"We are well-prepared for this": Bank of England Governor Mark Carney's post-Brexit reassurance

“The Bank has put in place extensive contingency plans.” 

Sign Up

Get the New Statesman's Morning Call email.

The Governer of the Bank of England Mark Carney has made a statement to calm market fears, following Britain's vote for Brexit.

He said:

“The people of the United Kingdom have voted to leave the European Union. Inevitably, there will be a period of uncertainty and adjustment following this result. But as the Prime Minister said just this morning, there’ll be no initial change in the way our people can travel, and the way our goods can move, or the way our services can be solved. And it will take some time for the United Kingdom to establish new relationships with Europe and the rest of the world. So some market and economic volatility can be expected as this process unfolds.

“But we are well-prepared for this. Her Majesty’s Treasury and the Bank of England have engaged in extensive contingency planning, and the Chancellor and I have remained in close contact, including through the night and this morning. To be clear, the Bank of England will not hesitate to take additional measures as required, as markets adjust, and as the UK economy moves forward.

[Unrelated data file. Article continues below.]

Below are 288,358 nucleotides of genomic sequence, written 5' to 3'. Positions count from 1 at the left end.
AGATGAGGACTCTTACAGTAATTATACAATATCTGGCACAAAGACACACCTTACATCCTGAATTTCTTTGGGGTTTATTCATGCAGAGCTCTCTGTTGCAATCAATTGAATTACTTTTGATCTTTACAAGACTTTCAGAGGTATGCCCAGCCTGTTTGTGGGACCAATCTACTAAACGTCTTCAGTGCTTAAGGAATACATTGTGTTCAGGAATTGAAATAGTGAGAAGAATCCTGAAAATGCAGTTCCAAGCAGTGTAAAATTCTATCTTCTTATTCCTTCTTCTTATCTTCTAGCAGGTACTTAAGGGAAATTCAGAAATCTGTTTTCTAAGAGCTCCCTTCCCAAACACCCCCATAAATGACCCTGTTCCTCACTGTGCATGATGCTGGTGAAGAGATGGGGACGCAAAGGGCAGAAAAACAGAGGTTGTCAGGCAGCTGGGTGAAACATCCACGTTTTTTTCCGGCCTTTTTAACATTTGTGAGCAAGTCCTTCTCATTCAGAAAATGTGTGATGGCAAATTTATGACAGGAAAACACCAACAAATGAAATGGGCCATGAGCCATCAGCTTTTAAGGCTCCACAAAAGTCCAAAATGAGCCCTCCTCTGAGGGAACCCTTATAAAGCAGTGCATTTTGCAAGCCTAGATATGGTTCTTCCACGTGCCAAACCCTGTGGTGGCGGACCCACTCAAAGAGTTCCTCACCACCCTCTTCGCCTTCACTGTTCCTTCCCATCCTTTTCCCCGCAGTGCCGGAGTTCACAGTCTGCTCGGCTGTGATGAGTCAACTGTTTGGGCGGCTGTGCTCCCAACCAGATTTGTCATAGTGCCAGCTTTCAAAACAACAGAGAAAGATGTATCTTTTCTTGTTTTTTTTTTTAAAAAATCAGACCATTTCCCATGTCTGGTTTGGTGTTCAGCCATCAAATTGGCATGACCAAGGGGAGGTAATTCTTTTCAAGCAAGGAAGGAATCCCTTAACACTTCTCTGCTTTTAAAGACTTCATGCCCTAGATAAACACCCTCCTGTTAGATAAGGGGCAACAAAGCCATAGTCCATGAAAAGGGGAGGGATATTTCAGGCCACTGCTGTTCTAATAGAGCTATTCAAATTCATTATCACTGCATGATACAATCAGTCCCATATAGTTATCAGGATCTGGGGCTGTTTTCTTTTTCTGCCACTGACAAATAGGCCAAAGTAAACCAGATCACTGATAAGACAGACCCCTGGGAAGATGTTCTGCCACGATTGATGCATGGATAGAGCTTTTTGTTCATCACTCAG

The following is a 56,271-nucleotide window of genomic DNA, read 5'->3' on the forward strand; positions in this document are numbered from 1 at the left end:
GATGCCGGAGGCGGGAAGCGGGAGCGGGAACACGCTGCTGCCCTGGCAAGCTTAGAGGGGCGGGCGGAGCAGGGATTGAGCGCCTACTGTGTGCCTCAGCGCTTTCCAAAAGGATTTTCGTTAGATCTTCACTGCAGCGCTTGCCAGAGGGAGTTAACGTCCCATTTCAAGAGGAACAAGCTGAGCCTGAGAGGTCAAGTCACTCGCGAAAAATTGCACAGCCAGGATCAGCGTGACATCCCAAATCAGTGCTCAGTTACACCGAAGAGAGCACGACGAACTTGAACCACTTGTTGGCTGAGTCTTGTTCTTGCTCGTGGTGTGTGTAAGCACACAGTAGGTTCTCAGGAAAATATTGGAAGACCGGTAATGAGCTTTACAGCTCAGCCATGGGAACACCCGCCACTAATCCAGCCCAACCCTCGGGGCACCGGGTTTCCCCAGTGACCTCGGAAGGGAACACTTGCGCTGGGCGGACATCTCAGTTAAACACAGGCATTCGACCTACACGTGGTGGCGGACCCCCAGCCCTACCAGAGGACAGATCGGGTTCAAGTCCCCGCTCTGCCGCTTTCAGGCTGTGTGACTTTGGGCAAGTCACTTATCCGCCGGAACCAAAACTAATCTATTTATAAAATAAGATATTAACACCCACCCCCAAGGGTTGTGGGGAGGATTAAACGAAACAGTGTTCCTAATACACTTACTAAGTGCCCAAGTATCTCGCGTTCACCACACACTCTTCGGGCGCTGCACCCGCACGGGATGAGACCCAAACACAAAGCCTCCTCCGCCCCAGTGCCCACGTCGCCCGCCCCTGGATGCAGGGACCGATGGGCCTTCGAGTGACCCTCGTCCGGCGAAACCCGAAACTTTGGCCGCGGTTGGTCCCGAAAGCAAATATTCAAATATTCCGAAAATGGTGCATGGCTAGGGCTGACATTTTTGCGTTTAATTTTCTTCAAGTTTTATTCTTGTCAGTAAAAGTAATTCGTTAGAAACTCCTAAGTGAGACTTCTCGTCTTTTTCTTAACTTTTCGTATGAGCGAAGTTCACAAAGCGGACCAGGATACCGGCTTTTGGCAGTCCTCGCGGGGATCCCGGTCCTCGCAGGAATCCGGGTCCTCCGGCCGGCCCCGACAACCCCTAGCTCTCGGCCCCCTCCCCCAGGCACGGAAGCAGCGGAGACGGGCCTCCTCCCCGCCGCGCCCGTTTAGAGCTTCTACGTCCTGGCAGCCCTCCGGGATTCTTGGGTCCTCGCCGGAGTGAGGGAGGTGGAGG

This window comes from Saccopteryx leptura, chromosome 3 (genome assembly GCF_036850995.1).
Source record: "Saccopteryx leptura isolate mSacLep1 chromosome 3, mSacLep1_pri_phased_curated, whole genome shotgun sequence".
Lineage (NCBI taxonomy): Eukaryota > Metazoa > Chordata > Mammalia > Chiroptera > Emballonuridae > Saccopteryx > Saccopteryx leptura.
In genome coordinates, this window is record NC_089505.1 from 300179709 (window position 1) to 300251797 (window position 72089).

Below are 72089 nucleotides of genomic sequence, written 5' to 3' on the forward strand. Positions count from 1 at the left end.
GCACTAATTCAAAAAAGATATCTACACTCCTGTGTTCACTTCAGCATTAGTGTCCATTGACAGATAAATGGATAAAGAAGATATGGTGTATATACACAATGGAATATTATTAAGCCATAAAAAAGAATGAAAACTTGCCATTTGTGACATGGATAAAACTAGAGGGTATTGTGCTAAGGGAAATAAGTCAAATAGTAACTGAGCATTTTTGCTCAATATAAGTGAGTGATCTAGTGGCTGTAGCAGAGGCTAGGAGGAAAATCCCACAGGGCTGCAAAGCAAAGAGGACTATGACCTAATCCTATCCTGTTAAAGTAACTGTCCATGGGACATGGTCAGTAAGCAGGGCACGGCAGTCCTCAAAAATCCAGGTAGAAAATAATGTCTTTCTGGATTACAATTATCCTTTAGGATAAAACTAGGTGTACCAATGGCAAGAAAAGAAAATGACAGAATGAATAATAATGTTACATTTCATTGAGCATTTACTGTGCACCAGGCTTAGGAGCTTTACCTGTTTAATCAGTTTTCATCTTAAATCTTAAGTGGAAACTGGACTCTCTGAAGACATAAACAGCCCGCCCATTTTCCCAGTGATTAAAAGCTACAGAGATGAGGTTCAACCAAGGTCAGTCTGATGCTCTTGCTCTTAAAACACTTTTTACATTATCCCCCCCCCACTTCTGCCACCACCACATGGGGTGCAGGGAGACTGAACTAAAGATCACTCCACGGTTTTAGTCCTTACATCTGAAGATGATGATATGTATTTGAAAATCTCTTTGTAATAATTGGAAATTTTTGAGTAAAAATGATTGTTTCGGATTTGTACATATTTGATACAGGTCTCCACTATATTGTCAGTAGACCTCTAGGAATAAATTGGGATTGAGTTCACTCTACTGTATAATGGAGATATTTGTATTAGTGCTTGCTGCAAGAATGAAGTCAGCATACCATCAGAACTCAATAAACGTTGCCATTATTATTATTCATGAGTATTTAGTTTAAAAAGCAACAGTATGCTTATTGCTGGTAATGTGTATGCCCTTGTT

“Those economic adjustments will be supported by a resilient UK financial system, one that the Bank of England has consistently strengthened over the course of the last seven years. The capital requirements of our largest banks are now ten times higher than before the financial crisis. And the Bank of England has stress-tested those banks against scenarios far more severe than our country currently faces. As a result of these actions, UK banks have raised over 130bn in pounds of new capital, more than £600bn of high-quality, liquid assets. So why does this matter? Well, that substantial capital and huge liquidity gives banks the flexibility they need to continue to lend to UK businesses and households, even during challenging times . . .

“In the coming weeks, the Bank will assess economic conditions and we will consider any additional policy responses . . . The Bank has put in place extensive contingency plans.” 

Anoosh Chakelian is the New Statesman’s Britain editor.

Free trial CSS